1. In the request mapping template for the createRestaurant mutation, we will update the data being passed in to the mutation to include information about the user creating the mutation. We'll add another field in the table (userId) & populate the field with the user id of the user that is triggering the mutation. We'll accomplish this by updating the input field with an additional value that we'll get from the user's identity using the $context.identity value available in the request mapping template.
  2. We'll create a userId global secondary index in our table so that we can query only based on that index. This means that we can request data only if the index value matches the index that we are querying for. (To learn more, click here).
  3. Now we need a way to query for the data based on the user. In the response mapping mapping template, we'll use the secondary index to query only for the data that the user making the request created. We'll read the user's unique id in the request mapping template & query based on the value. We'll get the user's identity by accessing the $context.identity available in the mapping template.

1.Updating the request mapping teamplate for createRestaurant

We'll first update the request mapping template for the createRestaurant mutation. To access this mapping template, go to the AWS AppSync console & open your API. In the left hand menu, click on Schema.


While in the Schema view, you will see the resolvers listed on the right hand side. Scroll (or filter) to mutations & click the resolver for the createRestaurant mutation.

In this view, you'll see both the request mapping templae & the response mapping template for this mutation. We'll update the request mapping template to add a new userId field to the input field (context.args.input). To do so, we can add this line & save the :

$util.qr($context.args.input.put("userId", $context.identity.sub))


2. Adding the userId Global Secondary Index to the DynamoDB Table


Now when we create a new item, the user id of the user will also be stored along with the other item information.

We now would like to query the table based on this new userId field. To do so, we'll create a secondary index on the table so that we can query this index based on the user id.

To add a secondary index, we need to open the DynamoDB table for the API. Click on Data Sources in the left menu & then click on the link for the DynamoDB table. Next, click on the Indexes tab & click Create index. Set the Partition key as userId & the read / write capacity units to 1 & click *Create index *(it may take up to 5 minutes for index to be created).


3. Querying for data based on identity


Now that the secondary index is created & the user's identity is being stored in the database, we can query based on the user's identity. To do so, we'll update the request mapping template for the listRestaurants query resolver.


To update the resolver, click on Schema in the left menu to view the Schema & resolvers. In the resolvers list, scroll to (or filter for) query & click on the listRestaurants resolver. Update the request mapping template of the resolver to the following & click Save Resolver:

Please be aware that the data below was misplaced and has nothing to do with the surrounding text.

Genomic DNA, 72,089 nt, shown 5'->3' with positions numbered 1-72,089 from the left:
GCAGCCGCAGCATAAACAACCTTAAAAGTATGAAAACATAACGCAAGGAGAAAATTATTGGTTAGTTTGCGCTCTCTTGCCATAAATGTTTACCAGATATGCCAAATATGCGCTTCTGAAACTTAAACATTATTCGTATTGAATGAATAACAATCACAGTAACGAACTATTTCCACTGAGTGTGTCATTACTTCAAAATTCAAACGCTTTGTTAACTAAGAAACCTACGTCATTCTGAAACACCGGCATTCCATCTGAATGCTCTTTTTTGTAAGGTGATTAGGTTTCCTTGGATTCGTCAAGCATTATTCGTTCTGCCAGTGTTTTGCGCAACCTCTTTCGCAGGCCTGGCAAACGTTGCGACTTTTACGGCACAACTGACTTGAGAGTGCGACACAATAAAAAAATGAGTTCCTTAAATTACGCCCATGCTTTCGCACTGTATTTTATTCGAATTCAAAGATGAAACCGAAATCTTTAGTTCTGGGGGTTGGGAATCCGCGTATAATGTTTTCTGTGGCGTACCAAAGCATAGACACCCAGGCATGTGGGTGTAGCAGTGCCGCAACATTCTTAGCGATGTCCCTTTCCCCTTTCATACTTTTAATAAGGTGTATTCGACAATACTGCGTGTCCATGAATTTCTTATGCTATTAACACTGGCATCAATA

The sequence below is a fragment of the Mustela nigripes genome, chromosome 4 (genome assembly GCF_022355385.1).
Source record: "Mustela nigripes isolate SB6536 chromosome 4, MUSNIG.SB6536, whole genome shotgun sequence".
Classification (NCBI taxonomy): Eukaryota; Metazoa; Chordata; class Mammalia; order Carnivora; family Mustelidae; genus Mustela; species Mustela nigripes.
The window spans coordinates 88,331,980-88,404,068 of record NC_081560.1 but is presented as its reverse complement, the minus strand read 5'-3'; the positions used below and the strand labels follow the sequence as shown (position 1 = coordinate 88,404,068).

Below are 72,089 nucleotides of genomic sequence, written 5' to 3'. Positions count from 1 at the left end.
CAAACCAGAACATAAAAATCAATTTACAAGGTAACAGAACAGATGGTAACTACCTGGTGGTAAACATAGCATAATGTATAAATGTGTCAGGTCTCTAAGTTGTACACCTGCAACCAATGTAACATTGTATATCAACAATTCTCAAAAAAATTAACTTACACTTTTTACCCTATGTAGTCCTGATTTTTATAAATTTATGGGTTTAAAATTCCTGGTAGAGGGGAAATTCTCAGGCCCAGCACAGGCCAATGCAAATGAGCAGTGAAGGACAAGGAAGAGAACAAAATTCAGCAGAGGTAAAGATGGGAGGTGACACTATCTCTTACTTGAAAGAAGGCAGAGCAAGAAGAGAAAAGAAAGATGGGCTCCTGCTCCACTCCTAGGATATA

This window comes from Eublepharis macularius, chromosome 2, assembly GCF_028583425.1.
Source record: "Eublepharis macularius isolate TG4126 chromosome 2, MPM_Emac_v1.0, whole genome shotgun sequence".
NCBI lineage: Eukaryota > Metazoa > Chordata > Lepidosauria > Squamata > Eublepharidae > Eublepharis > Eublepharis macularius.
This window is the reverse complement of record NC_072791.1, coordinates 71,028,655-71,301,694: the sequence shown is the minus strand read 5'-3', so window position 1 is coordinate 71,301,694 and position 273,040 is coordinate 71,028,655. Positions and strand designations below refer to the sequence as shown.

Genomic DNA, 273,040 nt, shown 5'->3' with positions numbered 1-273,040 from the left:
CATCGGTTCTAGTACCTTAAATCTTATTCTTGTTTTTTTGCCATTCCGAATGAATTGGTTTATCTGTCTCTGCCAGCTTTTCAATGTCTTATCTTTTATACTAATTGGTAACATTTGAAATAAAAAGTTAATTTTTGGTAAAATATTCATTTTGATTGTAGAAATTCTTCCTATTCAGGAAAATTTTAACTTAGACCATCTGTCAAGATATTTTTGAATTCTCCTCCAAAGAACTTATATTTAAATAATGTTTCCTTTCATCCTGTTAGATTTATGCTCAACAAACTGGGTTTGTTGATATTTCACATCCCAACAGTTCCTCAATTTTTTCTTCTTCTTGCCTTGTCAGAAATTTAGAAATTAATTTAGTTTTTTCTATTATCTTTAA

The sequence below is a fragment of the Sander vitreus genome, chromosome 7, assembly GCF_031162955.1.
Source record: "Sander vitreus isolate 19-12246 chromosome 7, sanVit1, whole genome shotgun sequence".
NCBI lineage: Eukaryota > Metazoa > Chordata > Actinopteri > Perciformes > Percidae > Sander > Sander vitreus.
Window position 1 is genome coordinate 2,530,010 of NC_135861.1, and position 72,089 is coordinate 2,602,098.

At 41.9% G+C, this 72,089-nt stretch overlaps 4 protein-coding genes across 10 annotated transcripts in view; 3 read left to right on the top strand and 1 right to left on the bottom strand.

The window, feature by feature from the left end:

#set( $limit = $util.defaultIfNull($context.args.limit, 10) )
{ 
"version" : "2017-02-28", 
"operation" : "Query", 
"limit": $limit, 
"index": "userId-index", 
"query" : { 
  "expression": "userId = :userId", 
  "expressionValues" : { 
    ":userId" : $util.dynamodb.toDynamoDBJson($ctx.identity.sub) 
} 

},
"nextToken": #if( $context.args.nextToken )
"$context.args.nextToken"
#else
null
#end
}


In the updated request mapping template we are performing a query based on an index instead of a scan. We're querying the userId index & getting the user's unique id from the context.identity.sub value which is automatically made available from AppSync.

With this updated mapping template, when we call the listRestaurants query we'll only get the data for the user that is currently signed in.


Conclusion


While we've just scratched the surface of how you can implement authorization in an AWS AppSync GraphQL API, we've covered some very important fundamental concepts that can be expanded upon to handle many authorization & fine-grained access control use-cases.

If you'd like to learn more, take a deep-dive into the AWS AppSync Authorization Use Cases documentation here.


Building Robust GraphQL APIs with AWS Amplify and AWS AppSync

Building Robust GraphQL APIs with AWS Amplify and AWS AppSync

GraphQL is a solid way of building responsive web and mobile APIs. It's not always obvious, however, how to structure your APIs. When should you use a transformer? When are GraphQL subscriptions appropriate? In this tech talk, we'll go through the principles of building robust APIs powered by GraphQL for a range of interesting use cases.

GraphQL is a solid way of building responsive web and mobile APIs. It's not always obvious, however, how to structure your APIs. When should you use a transformer? When are GraphQL subscriptions appropriate? In this tech talk, we'll go through the principles of building robust APIs powered by GraphQL for a range of interesting use cases.